Sunday, September 6, 2020

A Writeup For My School

 My school is celebrating its 40th anniversary this month.  I was a part of the first batch of the school, and the school has asked our class to make a short video of our experiences and remembrances.  I decided to write an essay to share my experiences of the ups and downs of school life.  Here it is!

My Memories of School 

I would like to thank Gyan Bharti School for this opportunity to share my thoughts, and also all my teachers and classmates.

As I was amongst the first batch of early students, I want to share memories of the very special year of 1980 and the extraordinary core of people who gave the school its roots and at the same time encouraged it to reach up to the sky.  Since then, our school has branched and blossomed wonderfully and I am sure my classmates and many others who have been involved in this process, will talk more about it.

My first impression of Gyan Bharti School in 1980, was a warm brick building with a hall ideally designed to play hide and seek in (not that we were ever allowed to do so)!

The school’s introduction to me occurred swiftly and dramatically – on my first morning at Assembly.  As we all sat cross legged on the mats, I could feel my feet getting gradually numb.  I knew it was impolite to fidget while people were talking so I sat absolutely still but in a state of inner anguish.  As soon as Assembly ended, we all stood up- or at least I attempted to.  What happened next was that I smoothly and effortlessly keeled over.  I made a few more attempts, with little success.  I could see a group of faces looking- startled, amazed and - amused.  That’s how I became instantly known to everyone as the girl who couldn’t stand!

Subsequently, I learnt how to unobtrusively shift my weight and wiggle my toes to keep the blood flow going, and the memory of this episode gradually faded.

Our classroom was small – but it was the perfect size for us.  There were just a handful of students and teachers under the helm of Mr. Kapoor, making the most of the limited resources we had and working together as a team.  At the age of ten, we felt perfectly equipped to cope with the challenges of building a new school and our teachers and very experienced Director encouraged us in our efforts.  It was this experience of putting aside my personal goals for a little while in order to carry out a challenging and interesting task as part of a larger whole, that has stayed with me and helped me adapt to my changing responsibilities at home and work throughout my life.

The very first teachers I encountered were the ones that left a lasting impression on me and shaped my values.  They were Chaturvedi Ma’m, Anju Ma’m, Usha Sarin Ma’m and Chandra Ma’m.  As days sped by, new teachers - and students joined - enriching our school experience in myriad ways.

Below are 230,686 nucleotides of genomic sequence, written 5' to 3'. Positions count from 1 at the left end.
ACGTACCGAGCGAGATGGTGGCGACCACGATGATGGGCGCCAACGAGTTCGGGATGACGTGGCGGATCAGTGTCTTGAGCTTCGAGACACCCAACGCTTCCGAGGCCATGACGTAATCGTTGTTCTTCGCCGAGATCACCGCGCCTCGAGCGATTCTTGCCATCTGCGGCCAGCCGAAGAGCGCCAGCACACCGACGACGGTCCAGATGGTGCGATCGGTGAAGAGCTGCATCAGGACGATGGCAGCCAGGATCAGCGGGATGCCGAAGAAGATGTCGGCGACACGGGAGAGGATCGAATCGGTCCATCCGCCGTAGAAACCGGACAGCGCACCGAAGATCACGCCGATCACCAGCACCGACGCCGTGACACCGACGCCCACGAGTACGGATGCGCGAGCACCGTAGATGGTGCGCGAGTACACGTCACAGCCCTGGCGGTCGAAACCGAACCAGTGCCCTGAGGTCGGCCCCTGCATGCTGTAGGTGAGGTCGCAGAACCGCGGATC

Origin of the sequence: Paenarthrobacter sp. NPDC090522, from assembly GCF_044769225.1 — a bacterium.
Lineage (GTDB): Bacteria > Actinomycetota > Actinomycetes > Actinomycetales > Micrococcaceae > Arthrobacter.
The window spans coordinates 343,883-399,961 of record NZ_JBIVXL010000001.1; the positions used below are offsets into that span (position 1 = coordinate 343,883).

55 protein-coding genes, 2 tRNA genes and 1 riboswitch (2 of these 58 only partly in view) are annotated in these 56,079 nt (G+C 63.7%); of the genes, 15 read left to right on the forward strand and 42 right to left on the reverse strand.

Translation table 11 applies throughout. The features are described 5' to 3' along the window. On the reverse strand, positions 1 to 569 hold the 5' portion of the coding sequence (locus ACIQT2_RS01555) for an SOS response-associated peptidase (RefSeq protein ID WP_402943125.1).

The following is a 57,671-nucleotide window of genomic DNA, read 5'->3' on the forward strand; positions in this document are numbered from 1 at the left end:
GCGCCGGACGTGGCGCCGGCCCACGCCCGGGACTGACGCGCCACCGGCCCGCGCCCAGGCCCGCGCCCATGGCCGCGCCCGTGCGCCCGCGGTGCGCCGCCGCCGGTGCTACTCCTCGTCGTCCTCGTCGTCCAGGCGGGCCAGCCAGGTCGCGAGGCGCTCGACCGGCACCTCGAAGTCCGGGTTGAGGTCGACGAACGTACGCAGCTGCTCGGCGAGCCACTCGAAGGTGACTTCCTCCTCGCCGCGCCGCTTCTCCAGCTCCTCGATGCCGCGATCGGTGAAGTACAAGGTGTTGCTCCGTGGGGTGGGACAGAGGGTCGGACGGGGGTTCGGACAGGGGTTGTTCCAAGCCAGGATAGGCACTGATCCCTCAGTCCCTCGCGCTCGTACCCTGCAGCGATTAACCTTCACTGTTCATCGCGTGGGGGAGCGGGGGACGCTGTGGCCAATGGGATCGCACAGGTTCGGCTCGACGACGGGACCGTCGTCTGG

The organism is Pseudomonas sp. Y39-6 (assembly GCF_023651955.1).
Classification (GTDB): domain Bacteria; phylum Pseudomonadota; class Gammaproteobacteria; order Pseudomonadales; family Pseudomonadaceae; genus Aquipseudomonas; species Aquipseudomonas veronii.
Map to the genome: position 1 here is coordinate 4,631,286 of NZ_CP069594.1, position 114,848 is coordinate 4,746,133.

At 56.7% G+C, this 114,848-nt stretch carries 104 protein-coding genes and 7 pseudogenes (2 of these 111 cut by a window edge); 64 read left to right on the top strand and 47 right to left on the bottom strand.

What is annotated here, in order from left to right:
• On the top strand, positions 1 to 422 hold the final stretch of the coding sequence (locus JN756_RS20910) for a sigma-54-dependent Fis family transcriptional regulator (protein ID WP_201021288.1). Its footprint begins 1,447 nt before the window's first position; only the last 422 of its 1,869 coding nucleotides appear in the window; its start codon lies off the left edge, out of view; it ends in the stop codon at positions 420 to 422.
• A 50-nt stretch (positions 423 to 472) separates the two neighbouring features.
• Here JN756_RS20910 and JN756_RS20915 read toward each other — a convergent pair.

As the senior most class, we also had the responsibility of taking care of the little ones- a task we took seriously.  I remember Deepak spending time during every break to push and whirl little children on swings, to the loud chorus of “Deepak Bhaiyya, dhakka do!”

I remember the first project I assembled on a large board in the hall.  Anant had just joined the class; he and I were assigned this task.  As both of us were rather short, it was quite a challenge reaching the top of the board to pin up the charts!  But it served to break the ice and get to know a fellow student.

We had only been a few weeks in school when the activities began- a precursor to many more that would follow in coming years.  

For Children’s Day, we made a beautiful paper model of a children’s park, complete with grass and tiny flowers.

We celebrated Diwali with a garbha dance – it was incredibly tricky managing a sari and a pair of sticks!  But the beautiful melody of the folk song our teachers sang as we danced still echoes in my mind.

Towards the end of the year we put up a ballet.  I think it was based on the story of Prahlad, but I cannot be certain because in order to include everyone, many delightful characters were introduced and the story deviated considerably from the original!  It was this feeling of inclusivity, especially in the first year, that brought a very warm feeling of happiness within me.

Not all moments were inclusive, however.  With complete awareness of the constraints that comparison brings, I cringed each time I was called on stage to find everyone clapping for me.  I would have preferred to have my friends sharing their own accomplishments with me rather than clapping for me.  But I had not the courage to voice my views at the time.

As I grew through the months, so did the school.  I cannot do justice in recalling all the people and events that have made me and the school what we are today.  But here are a few people and memories that have stayed uppermost in my mind-

I am grateful to Dr. Sharma for joining the school mid term and cracking the whip to get our clueless class well prepared to face our first Board exam in Maths.

To Dr. Brar, for leaving the Chemistry lab completely open for us to use at any time, under the supervision of Satish, the lab assistant.  Having worked in many labs later, I realize that it was a rare opportunity given to high school students.

I recall with great fondness the administrative staff, in particular, Mr. Taneja.  Each time I met him, he would ask, “How is your class doing?  Do you need any kind of additional support from the school?”, and he always listened to my answers gravely and carefully.

I remember marvelling at the extraordinary combination of Art and Chemistry that went into our batik paintings.  The incredible way in which Mrs. Arora (or Art Ma’m) taught us, with minimal words- the need to imagine, conceptualize and then work towards creating a piece of art.  And the realization that at some moment the medium takes over and something magical happens to your creation.